Cisco has launched 'Unified Computing', a
next-generation datacentre effort that encompasses virtualisation,
a group of major technology partners and the networking company's
first foray into making server hardware.
At the heart of the initiative, announced overnight, is the idea
of providing a single cohesive "architecture", or set of products
and services, for datacentres that will let customers take full
advantage of virtualisation while keeping down costs and
The Unified Computing System is "an architecture that bridges
the silos in the datacentre into one unified architecture using
industry standard technologies", Cisco said in a statement.
The modular system has five key components: computing,
networking, virtualisation, storage access and management.
For the computing part, Cisco has introduced its own UCS
B-Series blade server, based on Intel's upcoming Nehalem
processor. The company said the blade will come with extended
memory technology that provides "significantly more virtual
machines per server" than other models. It also promises to handle
applications with large data sets. A PCI-Express connection means
the server can be linked to other parts of the unified
Gartner analyst Ken Dulaney told ZDNet.com.au sister site ZDNet UK that the server launch
was to be welcomed, but noted that Cisco was going into an area in
which it has no expertise. "They are trying to take the cost out
of servers," said Dulaney. "This is a very, very big deal for
By moving into servers, Cisco might find that networking
competitors such as HP's ProCurve will try to take some of its
territory, he said. "They will have to fend off competitors while
they make this big gamble," Dulaney said.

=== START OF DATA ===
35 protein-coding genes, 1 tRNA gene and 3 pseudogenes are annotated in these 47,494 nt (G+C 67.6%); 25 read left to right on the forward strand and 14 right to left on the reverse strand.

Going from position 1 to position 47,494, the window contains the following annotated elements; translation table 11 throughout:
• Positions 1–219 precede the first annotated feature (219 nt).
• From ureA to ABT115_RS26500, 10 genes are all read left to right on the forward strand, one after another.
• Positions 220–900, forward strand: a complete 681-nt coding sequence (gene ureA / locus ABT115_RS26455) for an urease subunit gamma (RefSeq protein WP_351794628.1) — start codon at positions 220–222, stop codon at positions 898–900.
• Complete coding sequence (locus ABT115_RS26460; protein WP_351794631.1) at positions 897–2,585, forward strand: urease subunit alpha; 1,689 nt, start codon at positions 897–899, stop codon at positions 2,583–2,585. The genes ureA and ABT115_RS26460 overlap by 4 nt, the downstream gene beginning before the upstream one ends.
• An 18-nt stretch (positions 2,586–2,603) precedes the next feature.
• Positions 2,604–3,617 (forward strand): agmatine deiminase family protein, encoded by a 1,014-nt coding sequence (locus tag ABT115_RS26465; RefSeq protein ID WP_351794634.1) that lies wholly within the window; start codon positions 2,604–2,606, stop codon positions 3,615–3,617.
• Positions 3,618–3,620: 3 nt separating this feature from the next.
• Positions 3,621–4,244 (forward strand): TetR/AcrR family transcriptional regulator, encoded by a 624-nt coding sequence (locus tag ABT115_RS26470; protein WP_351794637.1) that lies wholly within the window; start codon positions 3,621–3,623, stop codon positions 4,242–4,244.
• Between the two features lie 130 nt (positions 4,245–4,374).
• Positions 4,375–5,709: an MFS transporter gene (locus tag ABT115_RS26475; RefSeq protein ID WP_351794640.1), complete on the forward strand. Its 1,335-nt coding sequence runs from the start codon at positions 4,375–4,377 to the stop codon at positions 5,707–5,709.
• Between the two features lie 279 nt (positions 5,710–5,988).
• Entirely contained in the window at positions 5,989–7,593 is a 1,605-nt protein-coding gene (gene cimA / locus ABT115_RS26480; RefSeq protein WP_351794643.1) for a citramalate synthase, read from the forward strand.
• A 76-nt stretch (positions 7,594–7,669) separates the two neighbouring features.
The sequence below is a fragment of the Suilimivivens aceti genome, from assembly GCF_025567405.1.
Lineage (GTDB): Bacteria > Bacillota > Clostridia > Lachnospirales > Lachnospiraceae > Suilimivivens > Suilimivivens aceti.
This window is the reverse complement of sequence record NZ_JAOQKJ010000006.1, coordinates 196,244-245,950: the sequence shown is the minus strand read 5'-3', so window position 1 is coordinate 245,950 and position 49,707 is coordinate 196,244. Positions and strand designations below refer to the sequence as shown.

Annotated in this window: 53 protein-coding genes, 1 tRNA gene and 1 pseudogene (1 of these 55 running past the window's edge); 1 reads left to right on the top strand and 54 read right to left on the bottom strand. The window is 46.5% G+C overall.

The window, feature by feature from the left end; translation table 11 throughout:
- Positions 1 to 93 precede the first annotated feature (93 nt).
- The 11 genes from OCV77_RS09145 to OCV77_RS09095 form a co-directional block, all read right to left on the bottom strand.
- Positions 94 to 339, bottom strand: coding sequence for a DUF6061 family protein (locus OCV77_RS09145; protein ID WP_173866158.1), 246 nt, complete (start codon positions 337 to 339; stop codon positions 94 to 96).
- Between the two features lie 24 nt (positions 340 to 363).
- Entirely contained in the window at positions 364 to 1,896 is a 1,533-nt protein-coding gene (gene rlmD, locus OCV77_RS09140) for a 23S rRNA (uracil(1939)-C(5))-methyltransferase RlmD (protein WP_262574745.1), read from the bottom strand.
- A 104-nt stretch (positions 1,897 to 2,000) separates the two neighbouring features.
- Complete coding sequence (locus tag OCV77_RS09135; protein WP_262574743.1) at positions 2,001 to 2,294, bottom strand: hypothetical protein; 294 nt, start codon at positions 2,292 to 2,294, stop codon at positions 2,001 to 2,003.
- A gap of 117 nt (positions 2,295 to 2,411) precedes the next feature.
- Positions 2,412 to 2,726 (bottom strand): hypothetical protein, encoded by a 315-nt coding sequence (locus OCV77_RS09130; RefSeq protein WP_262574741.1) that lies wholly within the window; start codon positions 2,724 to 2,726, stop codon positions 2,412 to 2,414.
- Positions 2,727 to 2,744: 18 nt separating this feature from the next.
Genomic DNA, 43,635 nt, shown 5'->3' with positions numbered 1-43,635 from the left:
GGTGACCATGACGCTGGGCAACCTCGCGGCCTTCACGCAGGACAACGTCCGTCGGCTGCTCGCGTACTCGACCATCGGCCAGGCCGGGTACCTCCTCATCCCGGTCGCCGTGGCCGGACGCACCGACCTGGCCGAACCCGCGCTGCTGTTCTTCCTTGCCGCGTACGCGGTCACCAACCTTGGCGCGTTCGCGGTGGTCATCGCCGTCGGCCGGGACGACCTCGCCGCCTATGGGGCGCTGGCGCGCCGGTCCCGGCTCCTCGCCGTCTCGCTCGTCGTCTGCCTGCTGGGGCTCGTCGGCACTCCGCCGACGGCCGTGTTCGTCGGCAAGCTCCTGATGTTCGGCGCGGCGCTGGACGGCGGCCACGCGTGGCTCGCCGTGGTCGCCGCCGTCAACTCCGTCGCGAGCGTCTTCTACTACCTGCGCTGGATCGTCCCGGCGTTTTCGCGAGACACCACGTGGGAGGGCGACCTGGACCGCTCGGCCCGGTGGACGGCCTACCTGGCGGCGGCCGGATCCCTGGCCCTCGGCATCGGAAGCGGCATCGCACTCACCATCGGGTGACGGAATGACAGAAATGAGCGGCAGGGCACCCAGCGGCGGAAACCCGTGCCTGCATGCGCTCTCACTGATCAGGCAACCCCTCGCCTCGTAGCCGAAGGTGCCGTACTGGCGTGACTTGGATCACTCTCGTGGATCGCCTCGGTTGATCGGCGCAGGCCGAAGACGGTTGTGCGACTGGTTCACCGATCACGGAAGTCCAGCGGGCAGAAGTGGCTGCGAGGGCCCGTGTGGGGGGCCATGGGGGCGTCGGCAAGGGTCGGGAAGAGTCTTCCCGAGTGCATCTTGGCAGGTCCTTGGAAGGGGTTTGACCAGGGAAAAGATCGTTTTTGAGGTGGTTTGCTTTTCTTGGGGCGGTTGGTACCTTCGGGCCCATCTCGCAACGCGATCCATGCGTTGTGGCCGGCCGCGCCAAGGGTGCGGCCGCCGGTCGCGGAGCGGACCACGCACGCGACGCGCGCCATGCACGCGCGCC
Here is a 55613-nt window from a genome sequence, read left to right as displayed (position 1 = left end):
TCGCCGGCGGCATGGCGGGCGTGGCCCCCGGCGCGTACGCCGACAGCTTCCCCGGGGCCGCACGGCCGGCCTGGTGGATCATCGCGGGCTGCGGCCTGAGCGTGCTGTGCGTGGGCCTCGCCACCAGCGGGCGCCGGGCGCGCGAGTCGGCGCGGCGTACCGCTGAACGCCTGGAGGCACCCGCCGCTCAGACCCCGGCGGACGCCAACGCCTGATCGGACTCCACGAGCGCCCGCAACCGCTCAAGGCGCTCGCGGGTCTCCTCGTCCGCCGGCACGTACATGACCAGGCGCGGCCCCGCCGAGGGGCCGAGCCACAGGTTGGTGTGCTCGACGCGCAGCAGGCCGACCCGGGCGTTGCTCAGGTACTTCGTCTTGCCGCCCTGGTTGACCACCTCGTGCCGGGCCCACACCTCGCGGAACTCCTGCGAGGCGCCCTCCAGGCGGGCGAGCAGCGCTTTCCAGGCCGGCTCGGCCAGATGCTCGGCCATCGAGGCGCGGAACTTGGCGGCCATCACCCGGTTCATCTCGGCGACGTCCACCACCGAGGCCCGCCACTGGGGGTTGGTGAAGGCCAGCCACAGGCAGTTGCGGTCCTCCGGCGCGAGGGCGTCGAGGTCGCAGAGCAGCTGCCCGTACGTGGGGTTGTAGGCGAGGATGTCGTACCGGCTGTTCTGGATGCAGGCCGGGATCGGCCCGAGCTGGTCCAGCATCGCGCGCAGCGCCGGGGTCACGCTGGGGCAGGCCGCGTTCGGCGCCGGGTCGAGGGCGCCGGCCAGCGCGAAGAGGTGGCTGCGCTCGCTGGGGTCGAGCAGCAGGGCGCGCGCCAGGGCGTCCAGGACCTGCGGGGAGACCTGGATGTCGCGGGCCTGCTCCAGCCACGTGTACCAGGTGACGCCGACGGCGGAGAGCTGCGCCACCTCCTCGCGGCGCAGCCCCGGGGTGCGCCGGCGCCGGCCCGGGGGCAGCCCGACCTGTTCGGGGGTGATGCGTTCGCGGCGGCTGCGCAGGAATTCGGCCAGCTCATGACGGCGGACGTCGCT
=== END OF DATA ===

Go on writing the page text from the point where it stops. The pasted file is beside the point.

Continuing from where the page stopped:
The networking component in the Unified Computing System is
based on 10Gbps Ethernet connections that run through three
separate types of existing network: local area networks (LANs);
storage-area networks (SANs); and high-performance computing (HPC).
This consolidation promises to allow customers to operate
datacentres with fewer network adapters, switches, and cables,
which could reduce costs. On virtualisation, Cisco said its
security, policy enforcement and diagnostics tools will now work in
The Unified Computing System is designed to provide access to
both SANs and NAS (network-attached storage). It supports access
over Ethernet, Fibre Channel, Fibre Channel over Ethernet or iSCSI
All these components can be managed as one using the Cisco UCS
Manager, which deals with all system configuration and operations.
The use of service profiles will let datacentre managers provision
applications in "minutes, rather than days", Cisco said.
Cisco has lined up several major technology companies to support
the Unified Computing initiative — what it calls an "open
ecosystem of partners". Red Hat, Intel, Novell, Oracle, NetApp and
QLogic have signed up to develop and collaborate on technology for
the platform. Going one step further, Microsoft, EMC, BMC Software
and VMware are providing services and full support, as well as
technical collaboration, for the Unified Computing System.